Kissterra’s proprietary software is designed to help insurers target their marketing effort toward their key audience. The company has focused early on the US auto insurance market.
“We felt like we can bring initially the most value in the auto insurance vertical,” Kerzner said. Customers include auto insurance carriers, insurance providers and large agencies. While he declined to name names, Kerzner said that Kissterra has conducted business with three of the top five auto insurance carriers in the US, as well as some direct-to-consumer players. A number of agencies are also clients, he said.
Overall, the company has more than 40 US insurance providers as customers.
Kerzner launched Kissterra with CEO Segev Shilton about seven years ago. It’s raised substantial investment, including a $66 million investment in 2021 from the Menorah Mivtachim insurance and finance group. This was the company’s first venture capital financing, Insurtech Israel News reported at the time.
“We were bootstrapped for six-and-a-half years, extremely successful [with] revenues over $100 million,” Kerzner said. “And then we did our first raise.”
Kissterra is designed to help marketers do a more precise job targeting the customers they need to maximum effect.
“The marketing department historically is kind of blind,” Kerzner said. “They have no idea who’s going to come to the door, how much it is going to cost and how much they’re going to be worth.”
Insurance marketing departments also don’t typically get the detailed data they need about where they spend and what the results are, Kerzner added.
“If you go to a large auto insurance carrier today in the United States and you just ask them, ‘how much money have you guys spent from this morning until this evening?’ – They don’t know as there’s no way for them to monitor.”
Kissterra’s central technology is a marketing operating system built for insurance, a cloud-based product that helps give carriers what they need to digitally distribute or market their products. It relies on natural language processing (NLP), machine learning [ML] and artificial intelligence (AI), using initial methodologies on NLP and understanding human behavior developed in the Israeli army, Kerzner said. He added that the system can use “huge databases in real time.”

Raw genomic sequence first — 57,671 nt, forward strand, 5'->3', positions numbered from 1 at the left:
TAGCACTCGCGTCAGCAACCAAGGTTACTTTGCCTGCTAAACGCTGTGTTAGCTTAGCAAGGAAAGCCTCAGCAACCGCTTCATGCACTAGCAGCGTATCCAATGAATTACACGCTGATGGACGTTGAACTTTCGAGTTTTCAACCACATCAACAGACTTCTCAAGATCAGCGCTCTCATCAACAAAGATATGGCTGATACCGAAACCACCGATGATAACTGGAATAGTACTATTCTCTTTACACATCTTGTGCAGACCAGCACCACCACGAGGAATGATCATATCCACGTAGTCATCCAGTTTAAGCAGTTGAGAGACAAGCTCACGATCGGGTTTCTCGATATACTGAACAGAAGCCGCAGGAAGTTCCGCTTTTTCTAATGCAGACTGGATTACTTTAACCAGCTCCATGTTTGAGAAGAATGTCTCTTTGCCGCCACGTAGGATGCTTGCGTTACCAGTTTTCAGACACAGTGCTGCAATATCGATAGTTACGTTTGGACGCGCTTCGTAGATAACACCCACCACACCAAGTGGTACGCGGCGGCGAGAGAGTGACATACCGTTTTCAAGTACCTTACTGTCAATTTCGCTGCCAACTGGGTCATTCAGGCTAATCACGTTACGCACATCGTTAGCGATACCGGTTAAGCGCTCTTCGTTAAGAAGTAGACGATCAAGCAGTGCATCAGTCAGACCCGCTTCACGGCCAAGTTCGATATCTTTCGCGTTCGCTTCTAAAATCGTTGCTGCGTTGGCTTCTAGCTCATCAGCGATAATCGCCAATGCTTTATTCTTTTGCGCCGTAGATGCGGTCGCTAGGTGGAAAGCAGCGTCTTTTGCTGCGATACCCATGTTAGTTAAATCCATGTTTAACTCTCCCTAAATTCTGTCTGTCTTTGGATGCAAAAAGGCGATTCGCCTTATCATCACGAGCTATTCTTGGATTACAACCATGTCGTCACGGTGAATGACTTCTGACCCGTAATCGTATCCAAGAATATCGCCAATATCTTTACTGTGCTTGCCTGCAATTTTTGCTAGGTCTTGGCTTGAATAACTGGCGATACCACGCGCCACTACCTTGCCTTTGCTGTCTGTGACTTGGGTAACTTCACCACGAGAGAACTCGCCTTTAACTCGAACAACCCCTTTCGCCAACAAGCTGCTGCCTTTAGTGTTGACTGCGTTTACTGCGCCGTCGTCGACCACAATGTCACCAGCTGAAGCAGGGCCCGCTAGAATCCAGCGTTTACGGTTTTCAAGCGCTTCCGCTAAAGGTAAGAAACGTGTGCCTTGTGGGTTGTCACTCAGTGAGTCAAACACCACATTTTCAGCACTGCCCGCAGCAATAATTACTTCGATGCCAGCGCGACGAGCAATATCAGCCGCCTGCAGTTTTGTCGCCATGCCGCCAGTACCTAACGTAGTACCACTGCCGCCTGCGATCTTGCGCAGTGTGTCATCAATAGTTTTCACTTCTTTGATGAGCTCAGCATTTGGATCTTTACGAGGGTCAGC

It acts as a centralized data hub for the entire organization’s data, helping understand where marketing spend hits and why.
“The first thing you do is you centralize the marketing data for them to at least know what they’re doing and where their money is going,” he said. “The second thing you do is you connect that data to their internal lifetime value prediction algorithms.”
The system helps users get a 360-degree view of their clients, Kerzner said, including the cost to acquire or keep a customer, and a bigger connection between marketing investment and profit.
“We can actually ensure profitability for insurance carriers, which is extremely important always, but especially in the last couple of years when it has become harder to be profitable,” he observed.
The platform also helps give users insights about how to regain or increase profitability, depending on their specific performance.
Once customers are interested in Kissterra, the company connects via a simple integration API to whatever is feeding customer data into the client’s systems. Some carriers have built this internally and others use an external system.
This step creates an intake of information at the carrier. Next, Kissterra centralizes its client’s marketing information, so it is all on a unified platform, which can involve one or two API.
The next big step involves Kissterra connecting to any part of the company that has bind data, to start creating the correlation between that data and where the carrier spent money to reach the client.
“Our software becomes the first time for many companies that everything gets centralized,” Kerzner said. “It collects all this different data from all these different departments of the company, centralizes it in one data hub and allows the organization – but especially the marketing department – to gain benefits and insights from that.”
The integration process can take as little as a day, or a couple of weeks, on average, but can take longer based on customers’ internal processes.
Clients pay fees based on usage, Kerzner said.